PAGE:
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Publication numberUS2842187 A
Publication typeGrant
Publication dateJul 8, 1958
Filing dateSep 9, 1954
Priority dateSep 9, 1954
Publication numberUS 2842187 A, US 2842187A, US-A-2842187, US2842187 A, US2842187A
InventorsSeverin B Hendrickson
Original AssigneeHeywood Wakefield Co
Export CitationBiBTeX, EndNote, RefMan
External Links: USPTO, USPTO Assignment, Espacenet
Theater seat and support combination
US 2842187 A
Abstract  available in
Previous page
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Claims  available in
Description  (OCR text may contain errors)

July 8, 1958 s. BQHENDRICKSON 2,342,187


ATTORNEYS y 1958 v s. B. HENDRICKSON 2,842,187


SEVERIN B. HENDRICKSON ATTORNEYS THEATER SEAT AND SUPPORT COMBINATION Severin B. Hendrickson, Templeton, Mass., assignor to Heywood-Wakefield Company, Gardner, Mass., a corporation of Massachusetts Application September 9,1954, Serial No.'455,0 11

1 Claim. (Cl. 155-163) This invention relates to reclining chairs, and more particularly to apparatus for supporting rows of reclining chairs arranged side by side as in theaters, auditoriums, and the like.

A number of problems are presented in the construction and design of reclining seats for theaters and certain of these'problems relateto the ease with which the back rest may be reclined by chair occupants of different sizes and weights. Thus if a reclining chair is adapted to bear the weight of a heavy person in proper balance, a lightperson may not even be able to recline the back rest of the chair at all. While if the chair is adapted to balance the weight of a light occupant, the heavy occupant may be extremely uncomfortable because the back rest will then yield readily to a fully reclined position. Other problems in the design of this type of chair relate to the possibility of obstruction between the side elements of the chair and the reclining back rest. For instance, the clothes of the occupant may become caught between the back rest and the side elements as the back rest swings forward from a reclined position to an erect position, and also it is possible that the person seated behind the chair may get .his foot caught between the side elements and back rest of the chair in front of him as the back rest of the chair in front is permitted to move from a fully reclined position forward to an erect position. Also provision must be taken to keep clothes and the like from getting caught in the other moving parts of the reclining mechanism for the back rest. Another problem in this connection relates more specifically to the means for limiting the pivotal motion of the back rest when it reaches the fully reclined position so that, it is brought to a gradual stop without abutment against a hard surface.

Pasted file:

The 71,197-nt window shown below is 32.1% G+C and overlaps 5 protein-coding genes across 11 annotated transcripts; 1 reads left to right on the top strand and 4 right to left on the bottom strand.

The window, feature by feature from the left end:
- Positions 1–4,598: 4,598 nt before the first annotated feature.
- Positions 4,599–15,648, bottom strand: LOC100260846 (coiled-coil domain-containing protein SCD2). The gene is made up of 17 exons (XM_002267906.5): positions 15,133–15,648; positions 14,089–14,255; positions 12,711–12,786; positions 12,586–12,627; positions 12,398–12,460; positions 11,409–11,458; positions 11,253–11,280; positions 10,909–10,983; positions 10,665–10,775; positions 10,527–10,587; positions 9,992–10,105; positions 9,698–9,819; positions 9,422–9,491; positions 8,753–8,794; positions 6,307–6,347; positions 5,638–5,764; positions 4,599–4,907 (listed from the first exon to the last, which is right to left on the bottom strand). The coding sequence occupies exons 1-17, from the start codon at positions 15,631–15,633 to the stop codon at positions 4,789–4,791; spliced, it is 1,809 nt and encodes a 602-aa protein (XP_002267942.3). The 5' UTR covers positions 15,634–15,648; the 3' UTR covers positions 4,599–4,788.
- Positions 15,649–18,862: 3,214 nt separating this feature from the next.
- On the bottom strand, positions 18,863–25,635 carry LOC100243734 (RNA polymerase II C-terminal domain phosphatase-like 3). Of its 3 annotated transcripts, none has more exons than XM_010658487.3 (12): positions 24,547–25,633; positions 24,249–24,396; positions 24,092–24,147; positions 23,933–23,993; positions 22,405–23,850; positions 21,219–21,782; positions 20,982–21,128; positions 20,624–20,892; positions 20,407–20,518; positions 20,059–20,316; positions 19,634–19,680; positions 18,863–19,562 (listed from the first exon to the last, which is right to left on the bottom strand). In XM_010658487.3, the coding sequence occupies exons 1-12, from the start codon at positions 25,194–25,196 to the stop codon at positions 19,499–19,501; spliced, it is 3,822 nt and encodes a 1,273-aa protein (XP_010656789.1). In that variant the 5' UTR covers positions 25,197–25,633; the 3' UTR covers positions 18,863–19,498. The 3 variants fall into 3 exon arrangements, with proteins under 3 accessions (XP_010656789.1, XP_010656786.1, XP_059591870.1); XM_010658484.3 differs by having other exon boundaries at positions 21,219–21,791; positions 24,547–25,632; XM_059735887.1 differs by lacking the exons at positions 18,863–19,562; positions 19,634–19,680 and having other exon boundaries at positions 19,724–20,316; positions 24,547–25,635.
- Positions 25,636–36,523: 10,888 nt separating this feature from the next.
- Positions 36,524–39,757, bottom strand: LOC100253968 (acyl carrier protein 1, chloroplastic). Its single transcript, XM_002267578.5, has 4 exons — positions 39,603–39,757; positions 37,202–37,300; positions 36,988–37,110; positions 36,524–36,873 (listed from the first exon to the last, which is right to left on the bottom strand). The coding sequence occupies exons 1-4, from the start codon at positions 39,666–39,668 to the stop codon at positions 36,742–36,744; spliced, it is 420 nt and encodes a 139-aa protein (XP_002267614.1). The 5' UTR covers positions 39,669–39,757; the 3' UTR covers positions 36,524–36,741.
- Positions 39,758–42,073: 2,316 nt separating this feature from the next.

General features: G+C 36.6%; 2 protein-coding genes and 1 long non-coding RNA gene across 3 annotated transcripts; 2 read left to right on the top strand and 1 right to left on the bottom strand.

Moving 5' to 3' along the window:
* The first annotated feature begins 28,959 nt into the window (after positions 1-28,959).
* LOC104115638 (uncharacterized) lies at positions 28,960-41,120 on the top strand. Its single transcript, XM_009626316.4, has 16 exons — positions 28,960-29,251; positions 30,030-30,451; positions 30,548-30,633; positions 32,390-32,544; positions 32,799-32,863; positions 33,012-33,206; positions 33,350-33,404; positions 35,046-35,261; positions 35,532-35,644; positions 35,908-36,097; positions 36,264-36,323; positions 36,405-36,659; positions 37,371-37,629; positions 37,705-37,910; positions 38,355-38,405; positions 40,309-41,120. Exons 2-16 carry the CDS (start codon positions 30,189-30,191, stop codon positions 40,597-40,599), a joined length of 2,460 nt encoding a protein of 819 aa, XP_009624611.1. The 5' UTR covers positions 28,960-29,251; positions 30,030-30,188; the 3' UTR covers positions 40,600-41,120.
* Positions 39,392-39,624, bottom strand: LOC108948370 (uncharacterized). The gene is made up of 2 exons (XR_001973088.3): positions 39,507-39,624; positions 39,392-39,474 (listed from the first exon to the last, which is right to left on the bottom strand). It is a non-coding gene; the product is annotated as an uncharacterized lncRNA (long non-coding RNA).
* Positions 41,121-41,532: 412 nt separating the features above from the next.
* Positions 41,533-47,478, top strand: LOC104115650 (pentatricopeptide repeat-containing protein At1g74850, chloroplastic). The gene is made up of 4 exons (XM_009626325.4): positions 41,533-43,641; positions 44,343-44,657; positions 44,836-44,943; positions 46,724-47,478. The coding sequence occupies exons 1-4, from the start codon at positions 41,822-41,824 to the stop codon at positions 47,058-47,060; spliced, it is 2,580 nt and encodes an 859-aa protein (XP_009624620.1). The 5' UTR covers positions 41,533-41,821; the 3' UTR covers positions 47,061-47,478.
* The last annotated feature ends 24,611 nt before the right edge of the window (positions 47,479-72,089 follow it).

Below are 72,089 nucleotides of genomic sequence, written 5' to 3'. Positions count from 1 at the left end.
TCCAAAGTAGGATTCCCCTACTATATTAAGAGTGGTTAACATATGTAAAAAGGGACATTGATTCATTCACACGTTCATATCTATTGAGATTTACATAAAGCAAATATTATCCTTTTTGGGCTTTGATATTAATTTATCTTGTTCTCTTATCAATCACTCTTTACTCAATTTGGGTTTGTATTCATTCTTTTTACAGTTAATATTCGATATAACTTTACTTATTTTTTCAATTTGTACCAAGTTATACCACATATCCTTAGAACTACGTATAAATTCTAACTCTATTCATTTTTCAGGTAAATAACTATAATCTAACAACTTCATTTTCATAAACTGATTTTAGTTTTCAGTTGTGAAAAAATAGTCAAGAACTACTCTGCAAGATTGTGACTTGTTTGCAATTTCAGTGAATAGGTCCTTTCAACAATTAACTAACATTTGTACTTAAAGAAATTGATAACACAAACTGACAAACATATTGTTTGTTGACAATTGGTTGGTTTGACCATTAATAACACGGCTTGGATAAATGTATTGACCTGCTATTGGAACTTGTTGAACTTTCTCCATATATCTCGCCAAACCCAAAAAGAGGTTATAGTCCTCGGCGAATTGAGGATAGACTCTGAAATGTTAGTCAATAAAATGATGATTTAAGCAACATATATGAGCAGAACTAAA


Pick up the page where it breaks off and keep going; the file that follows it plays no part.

Therefore, it is an object of my invention to provide a theater seat construction together with supporting mechanism which, at one and the same time, will be adapted to accommodate occupants of different sizes and weights under substantially the same conditions of ease of recline. Another object of my invention is to provide such a structure wherein the reclining action of the chair will be free from obstruction, and in which thedanger of clothes and the like getting caught between the back rest and supporting elements, or in the internal reclining mechanism, is eliminated. Still another object of my invention is to provide a structure which accomplishes the foregoing objects and which also is adapted to reach a limiting position of recline without coming up against a hard stop.